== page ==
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Prince Harry: a different kind of royal

By Nina Steele 

To say that Prince Harry is universally liked may be an overstatement, but it won’t be too far from the truth. Yes he may not be everyone’s cup of tea, particularly those with republican tendencies, but for supporters of the royal family, it seems he can do no wrong.

He has a natural ability to connect with people in a way that others in the royal family are not able to do. Even more interesting is the fact that that love affair seems to insulate him from real opprobrium, even when his behaviour is deemed inappropriate for a royal of such standing.

You guessed it. I am referring here to the time when naked pictures of him were leaked to the press. Most people in the public eye who are deemed role models would have been heavily criticised for it, let alone someone who was then third in line to the throne. Not only did Harry survive the scandal, but people warmed to him even more, because most of them saw him as a breath of fresh air, compared to the other, mostly ‘stuffy’ members of the royal family.

In short, Harry can do no wrong. Still, it seems, that admiration has its limits, or maybe Harry himself would like to think so. That limit, is fatherhood.

In many interviews, Harry seems to want to reassure the public that he does want to start a family at some point. If that is what he really wants then I am fine with it. However, if he is trying to put people’s mind at rest because he feels that fatherhood is something that is expected of him, then that would be a shame.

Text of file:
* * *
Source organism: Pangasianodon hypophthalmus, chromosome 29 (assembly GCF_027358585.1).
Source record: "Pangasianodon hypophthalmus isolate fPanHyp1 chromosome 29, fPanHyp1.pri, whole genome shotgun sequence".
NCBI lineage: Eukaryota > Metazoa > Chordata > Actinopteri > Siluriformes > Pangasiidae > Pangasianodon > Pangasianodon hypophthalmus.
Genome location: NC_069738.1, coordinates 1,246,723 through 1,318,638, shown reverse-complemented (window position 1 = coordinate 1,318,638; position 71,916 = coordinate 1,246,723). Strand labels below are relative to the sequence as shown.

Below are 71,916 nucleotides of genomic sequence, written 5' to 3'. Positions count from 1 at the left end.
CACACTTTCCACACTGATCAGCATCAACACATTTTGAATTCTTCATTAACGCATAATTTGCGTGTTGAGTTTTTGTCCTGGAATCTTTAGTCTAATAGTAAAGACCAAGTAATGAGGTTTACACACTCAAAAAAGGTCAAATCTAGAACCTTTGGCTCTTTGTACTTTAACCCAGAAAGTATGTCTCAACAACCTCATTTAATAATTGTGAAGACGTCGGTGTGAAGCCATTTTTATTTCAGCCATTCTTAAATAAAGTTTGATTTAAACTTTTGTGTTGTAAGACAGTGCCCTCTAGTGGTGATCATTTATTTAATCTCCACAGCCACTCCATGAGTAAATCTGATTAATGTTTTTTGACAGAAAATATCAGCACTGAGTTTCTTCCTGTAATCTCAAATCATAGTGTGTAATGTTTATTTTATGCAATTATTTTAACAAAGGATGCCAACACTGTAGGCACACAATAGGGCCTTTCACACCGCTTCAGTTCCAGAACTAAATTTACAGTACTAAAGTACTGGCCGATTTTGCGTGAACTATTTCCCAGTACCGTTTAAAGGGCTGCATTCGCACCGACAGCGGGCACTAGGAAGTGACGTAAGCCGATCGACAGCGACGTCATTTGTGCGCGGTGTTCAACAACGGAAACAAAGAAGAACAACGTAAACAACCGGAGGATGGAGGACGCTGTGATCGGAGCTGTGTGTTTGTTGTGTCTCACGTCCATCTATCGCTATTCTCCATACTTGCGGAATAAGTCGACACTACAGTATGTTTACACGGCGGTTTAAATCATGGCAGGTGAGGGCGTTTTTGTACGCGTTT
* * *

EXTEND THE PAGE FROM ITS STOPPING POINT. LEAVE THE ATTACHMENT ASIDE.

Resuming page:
As a supporter of the royal family, I of course would like to see a smooth transition when the Queen passes away. Unless a catastrophe strikes the House of Windsor, I think it is fair to say that issues of succession will not be a problem any time soon.

With the birth of Prince George and Princess Charlotte, Harry has gone from being third in line to the throne to fifth. Not only that, there are many other royals waiting in the wings, if ever there was a need to look for a successor beyond Prince Charles and his direct descendants. With that in mind, I don’t see why Harry should worry about following convention.

I am sure that some staunch royalists expect him to marry and have children, and would not settle for anything less. Equally as this is the 21st century, I also suspect that many people would not care one way or the other.

People often go on about the need for the royal family to embrace modernity, which is why a law was passed recently giving girls equal rights to the throne. This ended a 300 year old law, in which first born sons were given priority over girls.

With such a bold move, we can surely also accept that just like many people in society today, there is nothing wrong with having an unmarried and childless Prince, particularly if the future of the monarchy is not at stake.

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